Few English word-pairs confound native speakers like “affect” and “effect.” (And few punctuation issues confound me like correctly placing periods and commas when using quotation marks.)
So if you’re still in doubt about these two, today’s simple explanation is for you. In typical Project Grownup fashion, I’m aiming to detail the 20% of the issue that will effect 80% accuracy. I’m all about bang for my buck.
(Ironically, using “effect” as I just did is not part of the 20%. But I’ve explained it over at the facebook page if you’re interested.)
Using “Affect” and “Effect” Properly
The vast majority of the time, you can use the word’s part-of-speech to determine whether “affect” or “effect” is appropriate.
If the word is a verb, it’s most likely correct to use “affect”, meaning “to influence,” as in “His speech affected me” or “How does poverty affect children’s behavior?”
If the word is a noun, it’s most likely correct to use “effect”, meaning “result,” as in “not being able to choose a sentence for “effect” is having a negative effect on my mood.” or “I wonder if these boots will provide the desired effect?”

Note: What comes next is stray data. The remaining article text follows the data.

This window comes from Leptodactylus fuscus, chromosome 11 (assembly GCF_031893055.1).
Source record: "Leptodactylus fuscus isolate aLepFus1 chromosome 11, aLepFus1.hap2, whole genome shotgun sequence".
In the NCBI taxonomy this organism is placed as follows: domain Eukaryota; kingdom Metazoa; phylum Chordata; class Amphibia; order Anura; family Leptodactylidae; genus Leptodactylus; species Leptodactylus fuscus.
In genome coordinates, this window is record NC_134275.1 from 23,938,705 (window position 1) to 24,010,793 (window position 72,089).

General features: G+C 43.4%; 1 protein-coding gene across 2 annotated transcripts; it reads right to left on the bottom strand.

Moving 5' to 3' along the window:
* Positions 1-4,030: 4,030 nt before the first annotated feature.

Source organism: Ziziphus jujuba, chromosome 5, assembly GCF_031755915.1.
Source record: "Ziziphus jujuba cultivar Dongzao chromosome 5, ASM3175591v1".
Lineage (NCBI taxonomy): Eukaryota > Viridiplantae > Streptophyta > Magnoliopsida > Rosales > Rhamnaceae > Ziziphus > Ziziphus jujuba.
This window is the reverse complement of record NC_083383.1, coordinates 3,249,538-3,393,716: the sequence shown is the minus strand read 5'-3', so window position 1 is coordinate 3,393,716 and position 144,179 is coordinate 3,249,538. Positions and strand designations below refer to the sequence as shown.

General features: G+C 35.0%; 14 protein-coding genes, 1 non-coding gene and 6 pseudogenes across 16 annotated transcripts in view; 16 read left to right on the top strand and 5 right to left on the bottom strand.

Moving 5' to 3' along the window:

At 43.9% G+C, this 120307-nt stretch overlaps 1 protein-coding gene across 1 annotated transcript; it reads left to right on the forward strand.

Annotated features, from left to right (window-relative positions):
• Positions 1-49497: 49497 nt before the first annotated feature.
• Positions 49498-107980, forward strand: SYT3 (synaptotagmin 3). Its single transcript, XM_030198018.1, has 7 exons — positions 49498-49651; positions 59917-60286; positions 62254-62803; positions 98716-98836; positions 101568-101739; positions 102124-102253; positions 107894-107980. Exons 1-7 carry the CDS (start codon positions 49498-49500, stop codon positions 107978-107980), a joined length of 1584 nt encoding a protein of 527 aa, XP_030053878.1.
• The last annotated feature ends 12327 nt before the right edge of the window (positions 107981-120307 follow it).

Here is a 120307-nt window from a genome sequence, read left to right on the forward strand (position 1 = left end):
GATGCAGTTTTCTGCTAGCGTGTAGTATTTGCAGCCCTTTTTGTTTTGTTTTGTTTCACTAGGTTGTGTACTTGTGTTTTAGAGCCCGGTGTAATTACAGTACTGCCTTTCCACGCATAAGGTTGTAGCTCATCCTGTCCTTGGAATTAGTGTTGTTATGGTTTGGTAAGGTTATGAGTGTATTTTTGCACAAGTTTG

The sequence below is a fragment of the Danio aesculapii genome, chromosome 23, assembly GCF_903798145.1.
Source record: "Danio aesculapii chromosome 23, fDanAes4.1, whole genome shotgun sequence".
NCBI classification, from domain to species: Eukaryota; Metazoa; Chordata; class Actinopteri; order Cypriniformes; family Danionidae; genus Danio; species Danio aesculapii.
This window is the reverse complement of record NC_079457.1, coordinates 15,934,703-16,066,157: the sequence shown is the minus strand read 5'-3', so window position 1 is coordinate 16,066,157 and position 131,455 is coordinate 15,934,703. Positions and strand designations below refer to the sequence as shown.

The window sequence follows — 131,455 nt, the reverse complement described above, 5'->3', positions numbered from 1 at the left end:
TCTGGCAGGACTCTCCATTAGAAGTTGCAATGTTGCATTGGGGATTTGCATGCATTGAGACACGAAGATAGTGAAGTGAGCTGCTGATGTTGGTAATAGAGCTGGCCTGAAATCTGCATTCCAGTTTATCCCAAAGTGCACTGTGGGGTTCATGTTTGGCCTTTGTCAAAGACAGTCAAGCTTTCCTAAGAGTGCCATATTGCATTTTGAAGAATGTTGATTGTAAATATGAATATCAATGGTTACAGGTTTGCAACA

But How To Remember?
I don’t have an easy way to remember this. Grammar Girl has something that works for her, but it’s a little dubious for me. The good news is, if you can remember one of the two (which is the verb or noun) you can remember the other by default.
I did this by remembering that “effect” is the noun. I think of the phrase “cause and effect” and remember that just like in that phrase, “effect” is usually the noun, which means that “affect” is the verb.
The vast majority of the time you can use the part of speech to determine whether to use “affect” or “effect”:
- “Effect” is the noun
- “Affect” is the verb
But if correct usage really matters – like when you’re writing something in a professional context – definitely consult a more in depth treatment like these definitions and sample sentences at Daily Writing Tips.
…what about you?…
What words or phrases regularly give you the most trouble?